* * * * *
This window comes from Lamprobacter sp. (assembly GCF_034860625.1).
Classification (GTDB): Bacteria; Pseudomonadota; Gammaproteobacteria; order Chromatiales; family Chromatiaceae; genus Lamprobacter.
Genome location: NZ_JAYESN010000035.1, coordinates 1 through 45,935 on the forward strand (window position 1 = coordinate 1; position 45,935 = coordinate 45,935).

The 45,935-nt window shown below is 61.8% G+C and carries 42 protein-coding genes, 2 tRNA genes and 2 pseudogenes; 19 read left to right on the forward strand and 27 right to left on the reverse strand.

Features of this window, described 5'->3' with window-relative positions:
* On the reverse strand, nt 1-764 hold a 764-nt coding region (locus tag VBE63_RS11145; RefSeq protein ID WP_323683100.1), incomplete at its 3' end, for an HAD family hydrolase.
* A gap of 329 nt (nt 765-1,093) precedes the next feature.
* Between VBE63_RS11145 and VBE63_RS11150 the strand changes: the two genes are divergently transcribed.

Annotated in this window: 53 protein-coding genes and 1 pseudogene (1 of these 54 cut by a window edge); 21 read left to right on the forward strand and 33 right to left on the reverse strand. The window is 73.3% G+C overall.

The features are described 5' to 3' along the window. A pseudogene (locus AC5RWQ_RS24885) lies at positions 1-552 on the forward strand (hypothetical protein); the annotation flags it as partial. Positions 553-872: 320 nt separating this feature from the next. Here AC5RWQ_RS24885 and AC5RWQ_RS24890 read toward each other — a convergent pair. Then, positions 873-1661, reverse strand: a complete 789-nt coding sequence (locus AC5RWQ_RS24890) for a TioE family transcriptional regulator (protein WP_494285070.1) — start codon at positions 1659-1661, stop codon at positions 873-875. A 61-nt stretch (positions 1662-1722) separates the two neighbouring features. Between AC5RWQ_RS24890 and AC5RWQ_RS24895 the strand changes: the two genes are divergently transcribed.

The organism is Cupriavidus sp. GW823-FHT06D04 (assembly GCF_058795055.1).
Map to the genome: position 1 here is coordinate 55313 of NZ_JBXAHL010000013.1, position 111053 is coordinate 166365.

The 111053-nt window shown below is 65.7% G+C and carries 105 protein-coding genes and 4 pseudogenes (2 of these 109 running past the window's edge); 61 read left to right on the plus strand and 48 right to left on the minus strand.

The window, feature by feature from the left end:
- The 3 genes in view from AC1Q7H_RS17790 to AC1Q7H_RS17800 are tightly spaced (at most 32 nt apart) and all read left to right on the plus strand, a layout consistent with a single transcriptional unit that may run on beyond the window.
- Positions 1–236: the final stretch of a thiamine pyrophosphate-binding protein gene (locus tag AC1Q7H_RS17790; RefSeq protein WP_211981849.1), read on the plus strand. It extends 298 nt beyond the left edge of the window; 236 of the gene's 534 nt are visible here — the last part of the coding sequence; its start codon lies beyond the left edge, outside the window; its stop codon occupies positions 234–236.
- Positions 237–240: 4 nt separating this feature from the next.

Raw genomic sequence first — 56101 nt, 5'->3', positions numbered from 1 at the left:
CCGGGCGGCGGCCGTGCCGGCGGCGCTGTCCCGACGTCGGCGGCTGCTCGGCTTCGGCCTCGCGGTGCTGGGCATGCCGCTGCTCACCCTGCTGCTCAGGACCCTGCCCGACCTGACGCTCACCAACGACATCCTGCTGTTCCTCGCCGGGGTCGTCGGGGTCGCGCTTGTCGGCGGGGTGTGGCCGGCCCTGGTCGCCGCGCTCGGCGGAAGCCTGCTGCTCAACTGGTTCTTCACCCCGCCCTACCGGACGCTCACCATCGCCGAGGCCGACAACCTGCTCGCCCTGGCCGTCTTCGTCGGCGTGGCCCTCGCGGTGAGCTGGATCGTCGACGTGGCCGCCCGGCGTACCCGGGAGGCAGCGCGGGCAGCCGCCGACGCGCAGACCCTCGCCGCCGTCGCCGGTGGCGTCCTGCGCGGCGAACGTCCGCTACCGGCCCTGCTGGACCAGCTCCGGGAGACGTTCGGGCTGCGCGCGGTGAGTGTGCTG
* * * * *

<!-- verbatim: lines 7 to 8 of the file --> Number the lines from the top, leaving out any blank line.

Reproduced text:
* A gap of 329 nt (nt 765-1,093) precedes the next feature.
* Between VBE63_RS11145 and VBE63_RS11150 the strand changes: the two genes are divergently transcribed.